Making use of technology to provide advance screening of passengers would help reduce bottlenecks at UK airport arrivals points.

The message was made by the British Air Transport Association (Bata) in response to the Home Affairs Select Committee Report on the work of the Border Force.

The cross-party group warned that the poor performance of immigration officials was damaging to the travel industry and the “ordeal” of getting into the UK for visitors could harm the wider economy.

Bata chief executive Simon Buck said airlines had invested millions in a range of initiatives to ‘export the border’ such as an e-borders programme which harnesses technology to deliver advance passenger information (APIS) to the control authorities.

“In so doing, this provides for more efficient and speedier throughput of legitimate travellers through UK border controls while maintaining border security,” he said.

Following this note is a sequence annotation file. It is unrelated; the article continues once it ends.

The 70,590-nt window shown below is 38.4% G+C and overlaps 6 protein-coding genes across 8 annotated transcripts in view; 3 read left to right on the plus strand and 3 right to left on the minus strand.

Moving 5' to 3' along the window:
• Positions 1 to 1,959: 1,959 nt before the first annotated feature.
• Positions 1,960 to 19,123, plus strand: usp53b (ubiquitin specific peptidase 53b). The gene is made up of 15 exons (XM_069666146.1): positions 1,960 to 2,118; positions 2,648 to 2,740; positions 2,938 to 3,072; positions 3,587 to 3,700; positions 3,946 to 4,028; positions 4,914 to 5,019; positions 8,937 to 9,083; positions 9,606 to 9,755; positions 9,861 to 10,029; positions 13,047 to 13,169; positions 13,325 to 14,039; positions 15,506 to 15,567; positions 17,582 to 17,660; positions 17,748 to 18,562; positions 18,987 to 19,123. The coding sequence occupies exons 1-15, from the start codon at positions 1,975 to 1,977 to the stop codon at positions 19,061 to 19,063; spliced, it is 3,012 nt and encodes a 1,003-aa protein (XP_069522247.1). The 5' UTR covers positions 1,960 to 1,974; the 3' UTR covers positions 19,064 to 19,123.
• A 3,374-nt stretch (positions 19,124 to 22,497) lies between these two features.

“However, existing targets for average delays set by Border Force of 25 minutes for clearing European Economic Area (EEA) passengers and 45 minutes for non-EEA passengers are not demanding enough.

“Airlines want to see target average delays replaced by target maximum delays and see times brought down.”

Buck added that it was essential that airlines are part of the discussion and Bata made this offer to Home Secretary Theresa May earlier this year.

“Bata airlines have offered to work with Border Force to maintain the integrity of the border while taking a balanced approach, involving the greater use of technology as an aid to the screening of passengers prior to arrival at the border control point,” he said. “We look forward to taking this work forward in collaboration.”

Buck stressed that “robust” border controls are essential for the safety and security of the UK.